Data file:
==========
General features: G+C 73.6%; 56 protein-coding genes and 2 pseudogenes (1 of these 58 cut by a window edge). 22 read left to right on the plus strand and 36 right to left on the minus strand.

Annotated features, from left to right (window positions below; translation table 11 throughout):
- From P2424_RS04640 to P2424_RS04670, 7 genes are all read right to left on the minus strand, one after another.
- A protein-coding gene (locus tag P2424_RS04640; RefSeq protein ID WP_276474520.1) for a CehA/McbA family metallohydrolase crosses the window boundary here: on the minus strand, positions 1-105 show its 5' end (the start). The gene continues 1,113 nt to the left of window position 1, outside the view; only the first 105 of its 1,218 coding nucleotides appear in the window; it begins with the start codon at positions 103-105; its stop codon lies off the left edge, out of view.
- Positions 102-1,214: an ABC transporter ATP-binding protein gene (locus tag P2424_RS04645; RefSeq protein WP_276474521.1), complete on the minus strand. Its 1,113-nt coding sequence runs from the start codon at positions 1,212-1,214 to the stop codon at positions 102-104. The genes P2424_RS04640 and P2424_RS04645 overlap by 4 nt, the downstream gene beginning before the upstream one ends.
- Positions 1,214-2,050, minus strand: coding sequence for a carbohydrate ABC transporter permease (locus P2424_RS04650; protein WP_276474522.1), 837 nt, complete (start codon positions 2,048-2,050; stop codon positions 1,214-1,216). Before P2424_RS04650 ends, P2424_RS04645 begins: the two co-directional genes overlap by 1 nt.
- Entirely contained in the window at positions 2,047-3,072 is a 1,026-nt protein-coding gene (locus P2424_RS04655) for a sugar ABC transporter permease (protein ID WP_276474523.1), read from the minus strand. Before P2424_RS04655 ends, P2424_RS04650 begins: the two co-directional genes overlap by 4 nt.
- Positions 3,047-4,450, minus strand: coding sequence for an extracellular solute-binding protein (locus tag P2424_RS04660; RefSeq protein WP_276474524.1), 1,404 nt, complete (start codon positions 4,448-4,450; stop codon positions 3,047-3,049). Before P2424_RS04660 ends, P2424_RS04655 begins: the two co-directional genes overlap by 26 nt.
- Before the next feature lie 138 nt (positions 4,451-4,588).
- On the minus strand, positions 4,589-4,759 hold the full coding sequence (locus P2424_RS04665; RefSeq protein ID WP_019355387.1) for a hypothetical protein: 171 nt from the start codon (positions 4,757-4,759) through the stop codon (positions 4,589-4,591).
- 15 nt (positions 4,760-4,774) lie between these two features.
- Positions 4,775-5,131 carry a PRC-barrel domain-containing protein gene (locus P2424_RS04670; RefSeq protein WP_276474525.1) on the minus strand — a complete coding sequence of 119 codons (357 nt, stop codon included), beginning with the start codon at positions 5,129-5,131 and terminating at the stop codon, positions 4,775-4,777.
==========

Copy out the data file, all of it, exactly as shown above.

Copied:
General features: G+C 73.6%; 56 protein-coding genes and 2 pseudogenes (1 of these 58 cut by a window edge). 22 read left to right on the plus strand and 36 right to left on the minus strand.

Annotated features, from left to right (window positions below; translation table 11 throughout):
- From P2424_RS04640 to P2424_RS04670, 7 genes are all read right to left on the minus strand, one after another.
- A protein-coding gene (locus tag P2424_RS04640; RefSeq protein ID WP_276474520.1) for a CehA/McbA family metallohydrolase crosses the window boundary here: on the minus strand, positions 1-105 show its 5' end (the start). The gene continues 1,113 nt to the left of window position 1, outside the view; only the first 105 of its 1,218 coding nucleotides appear in the window; it begins with the start codon at positions 103-105; its stop codon lies off the left edge, out of view.
- Positions 102-1,214: an ABC transporter ATP-binding protein gene (locus tag P2424_RS04645; RefSeq protein WP_276474521.1), complete on the minus strand. Its 1,113-nt coding sequence runs from the start codon at positions 1,212-1,214 to the stop codon at positions 102-104. The genes P2424_RS04640 and P2424_RS04645 overlap by 4 nt, the downstream gene beginning before the upstream one ends.
- Positions 1,214-2,050, minus strand: coding sequence for a carbohydrate ABC transporter permease (locus P2424_RS04650; protein WP_276474522.1), 837 nt, complete (start codon positions 2,048-2,050; stop codon positions 1,214-1,216). Before P2424_RS04650 ends, P2424_RS04645 begins: the two co-directional genes overlap by 1 nt.
- Entirely contained in the window at positions 2,047-3,072 is a 1,026-nt protein-coding gene (locus P2424_RS04655) for a sugar ABC transporter permease (protein ID WP_276474523.1), read from the minus strand. Before P2424_RS04655 ends, P2424_RS04650 begins: the two co-directional genes overlap by 4 nt.
- Positions 3,047-4,450, minus strand: coding sequence for an extracellular solute-binding protein (locus tag P2424_RS04660; RefSeq protein WP_276474524.1), 1,404 nt, complete (start codon positions 4,448-4,450; stop codon positions 3,047-3,049). Before P2424_RS04660 ends, P2424_RS04655 begins: the two co-directional genes overlap by 26 nt.
- Before the next feature lie 138 nt (positions 4,451-4,588).
- On the minus strand, positions 4,589-4,759 hold the full coding sequence (locus P2424_RS04665; RefSeq protein ID WP_019355387.1) for a hypothetical protein: 171 nt from the start codon (positions 4,757-4,759) through the stop codon (positions 4,589-4,591).
- 15 nt (positions 4,760-4,774) lie between these two features.
- Positions 4,775-5,131 carry a PRC-barrel domain-containing protein gene (locus P2424_RS04670; RefSeq protein WP_276474525.1) on the minus strand — a complete coding sequence of 119 codons (357 nt, stop codon included), beginning with the start codon at positions 5,129-5,131 and terminating at the stop codon, positions 4,775-4,777.